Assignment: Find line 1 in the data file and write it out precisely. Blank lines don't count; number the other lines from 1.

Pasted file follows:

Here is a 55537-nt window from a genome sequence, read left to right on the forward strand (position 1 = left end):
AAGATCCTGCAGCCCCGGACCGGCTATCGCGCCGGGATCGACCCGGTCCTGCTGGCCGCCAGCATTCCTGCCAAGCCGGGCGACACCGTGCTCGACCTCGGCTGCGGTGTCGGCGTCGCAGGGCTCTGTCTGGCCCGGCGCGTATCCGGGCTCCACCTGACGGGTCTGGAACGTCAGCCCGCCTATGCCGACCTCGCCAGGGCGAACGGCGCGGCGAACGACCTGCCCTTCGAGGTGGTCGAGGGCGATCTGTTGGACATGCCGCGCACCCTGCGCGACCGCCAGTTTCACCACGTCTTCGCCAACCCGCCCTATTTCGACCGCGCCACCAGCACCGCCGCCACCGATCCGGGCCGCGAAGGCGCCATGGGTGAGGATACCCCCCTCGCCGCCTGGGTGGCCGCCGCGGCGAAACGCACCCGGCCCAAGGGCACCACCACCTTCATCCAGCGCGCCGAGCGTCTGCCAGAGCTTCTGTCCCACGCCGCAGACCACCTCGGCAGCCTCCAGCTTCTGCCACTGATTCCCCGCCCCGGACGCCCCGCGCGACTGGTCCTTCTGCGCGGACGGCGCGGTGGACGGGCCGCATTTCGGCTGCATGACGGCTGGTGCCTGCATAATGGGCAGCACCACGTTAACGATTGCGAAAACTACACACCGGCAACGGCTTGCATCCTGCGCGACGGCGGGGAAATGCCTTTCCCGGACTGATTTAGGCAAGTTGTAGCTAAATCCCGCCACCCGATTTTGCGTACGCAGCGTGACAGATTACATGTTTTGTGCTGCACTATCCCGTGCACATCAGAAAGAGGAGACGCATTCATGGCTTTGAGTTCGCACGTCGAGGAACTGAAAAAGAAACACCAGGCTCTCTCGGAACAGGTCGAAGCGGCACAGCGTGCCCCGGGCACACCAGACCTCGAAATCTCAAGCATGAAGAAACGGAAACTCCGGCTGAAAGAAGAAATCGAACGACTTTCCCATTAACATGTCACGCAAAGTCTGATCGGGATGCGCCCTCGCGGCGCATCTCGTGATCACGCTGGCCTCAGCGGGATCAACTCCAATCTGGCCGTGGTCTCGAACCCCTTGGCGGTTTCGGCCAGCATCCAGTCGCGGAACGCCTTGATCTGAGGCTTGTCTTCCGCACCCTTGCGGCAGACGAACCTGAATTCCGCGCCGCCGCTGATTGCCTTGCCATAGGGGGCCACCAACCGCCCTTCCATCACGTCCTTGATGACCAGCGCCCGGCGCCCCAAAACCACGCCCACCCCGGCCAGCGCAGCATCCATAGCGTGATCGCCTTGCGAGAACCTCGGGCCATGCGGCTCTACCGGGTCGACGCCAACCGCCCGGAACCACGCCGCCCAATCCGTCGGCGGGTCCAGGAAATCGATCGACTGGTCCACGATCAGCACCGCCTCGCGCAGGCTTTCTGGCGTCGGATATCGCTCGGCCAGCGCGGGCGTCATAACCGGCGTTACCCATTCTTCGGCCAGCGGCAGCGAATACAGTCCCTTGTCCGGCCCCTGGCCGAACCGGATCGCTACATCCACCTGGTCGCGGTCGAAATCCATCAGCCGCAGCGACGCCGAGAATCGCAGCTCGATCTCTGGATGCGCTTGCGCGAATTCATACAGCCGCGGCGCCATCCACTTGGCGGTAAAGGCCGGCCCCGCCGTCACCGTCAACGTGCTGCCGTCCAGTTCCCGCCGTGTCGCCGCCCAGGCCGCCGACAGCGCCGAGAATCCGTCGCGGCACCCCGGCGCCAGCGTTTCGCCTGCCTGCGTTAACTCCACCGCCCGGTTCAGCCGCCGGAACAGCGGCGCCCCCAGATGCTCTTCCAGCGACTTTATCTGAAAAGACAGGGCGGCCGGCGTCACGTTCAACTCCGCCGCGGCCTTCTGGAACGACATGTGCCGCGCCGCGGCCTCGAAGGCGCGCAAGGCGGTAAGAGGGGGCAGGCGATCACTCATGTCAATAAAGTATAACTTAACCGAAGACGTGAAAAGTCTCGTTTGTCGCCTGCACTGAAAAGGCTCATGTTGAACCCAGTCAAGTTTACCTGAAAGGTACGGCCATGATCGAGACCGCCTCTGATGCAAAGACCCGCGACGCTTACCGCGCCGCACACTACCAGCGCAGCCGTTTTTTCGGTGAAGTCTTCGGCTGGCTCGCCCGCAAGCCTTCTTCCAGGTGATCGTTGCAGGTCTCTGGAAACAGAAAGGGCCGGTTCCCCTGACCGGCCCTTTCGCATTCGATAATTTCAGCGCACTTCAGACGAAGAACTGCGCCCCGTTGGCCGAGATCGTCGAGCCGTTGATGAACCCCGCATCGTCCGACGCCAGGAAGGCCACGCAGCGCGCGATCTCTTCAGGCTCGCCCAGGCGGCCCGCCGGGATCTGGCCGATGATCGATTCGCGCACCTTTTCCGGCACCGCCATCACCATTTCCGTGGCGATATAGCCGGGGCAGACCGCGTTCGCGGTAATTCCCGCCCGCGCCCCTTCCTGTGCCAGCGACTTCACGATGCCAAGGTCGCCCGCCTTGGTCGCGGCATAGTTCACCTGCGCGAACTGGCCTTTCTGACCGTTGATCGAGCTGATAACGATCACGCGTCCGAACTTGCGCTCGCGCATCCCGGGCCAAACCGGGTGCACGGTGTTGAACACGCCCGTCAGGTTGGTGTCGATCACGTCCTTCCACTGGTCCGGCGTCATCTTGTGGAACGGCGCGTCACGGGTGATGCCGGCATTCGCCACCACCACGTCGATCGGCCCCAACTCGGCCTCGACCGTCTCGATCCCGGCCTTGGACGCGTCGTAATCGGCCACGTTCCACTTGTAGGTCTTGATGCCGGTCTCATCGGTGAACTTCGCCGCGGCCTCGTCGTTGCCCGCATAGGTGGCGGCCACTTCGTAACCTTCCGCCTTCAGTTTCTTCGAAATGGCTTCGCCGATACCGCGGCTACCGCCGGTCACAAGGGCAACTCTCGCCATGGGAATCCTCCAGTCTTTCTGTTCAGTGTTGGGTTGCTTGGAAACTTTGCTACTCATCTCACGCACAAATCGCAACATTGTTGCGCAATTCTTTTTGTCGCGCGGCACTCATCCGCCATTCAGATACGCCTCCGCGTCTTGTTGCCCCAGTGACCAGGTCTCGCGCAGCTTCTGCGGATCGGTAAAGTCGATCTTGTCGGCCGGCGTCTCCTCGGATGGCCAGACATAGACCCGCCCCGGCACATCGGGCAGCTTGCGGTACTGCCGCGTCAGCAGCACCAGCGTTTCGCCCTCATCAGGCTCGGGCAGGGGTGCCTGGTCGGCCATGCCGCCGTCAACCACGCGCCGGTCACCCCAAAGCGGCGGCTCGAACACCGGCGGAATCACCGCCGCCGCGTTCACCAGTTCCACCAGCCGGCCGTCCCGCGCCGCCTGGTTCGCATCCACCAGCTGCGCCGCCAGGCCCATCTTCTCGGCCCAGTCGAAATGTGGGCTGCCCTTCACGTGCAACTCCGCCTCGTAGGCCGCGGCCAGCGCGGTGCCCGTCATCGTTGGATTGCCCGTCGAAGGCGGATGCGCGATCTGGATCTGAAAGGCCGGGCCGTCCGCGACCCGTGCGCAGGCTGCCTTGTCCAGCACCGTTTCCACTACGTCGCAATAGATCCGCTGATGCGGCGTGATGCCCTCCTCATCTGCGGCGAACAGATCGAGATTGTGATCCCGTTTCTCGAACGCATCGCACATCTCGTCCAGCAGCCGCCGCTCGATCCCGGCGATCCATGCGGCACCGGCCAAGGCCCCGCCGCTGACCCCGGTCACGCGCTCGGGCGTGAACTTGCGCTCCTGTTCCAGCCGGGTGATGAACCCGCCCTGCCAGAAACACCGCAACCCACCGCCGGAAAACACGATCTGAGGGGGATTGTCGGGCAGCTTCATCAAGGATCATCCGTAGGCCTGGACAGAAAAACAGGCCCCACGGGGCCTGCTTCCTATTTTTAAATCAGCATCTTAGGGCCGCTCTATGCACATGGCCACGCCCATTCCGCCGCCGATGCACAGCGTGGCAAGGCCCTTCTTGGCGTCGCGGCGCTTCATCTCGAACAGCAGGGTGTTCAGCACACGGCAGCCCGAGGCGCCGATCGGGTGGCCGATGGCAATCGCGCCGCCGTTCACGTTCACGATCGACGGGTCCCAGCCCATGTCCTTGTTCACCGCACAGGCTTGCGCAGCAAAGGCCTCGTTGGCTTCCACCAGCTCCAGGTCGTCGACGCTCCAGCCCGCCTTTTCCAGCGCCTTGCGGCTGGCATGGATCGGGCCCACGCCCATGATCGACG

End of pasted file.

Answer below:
Here is a 55537-nt window from a genome sequence, read left to right on the forward strand (position 1 = left end):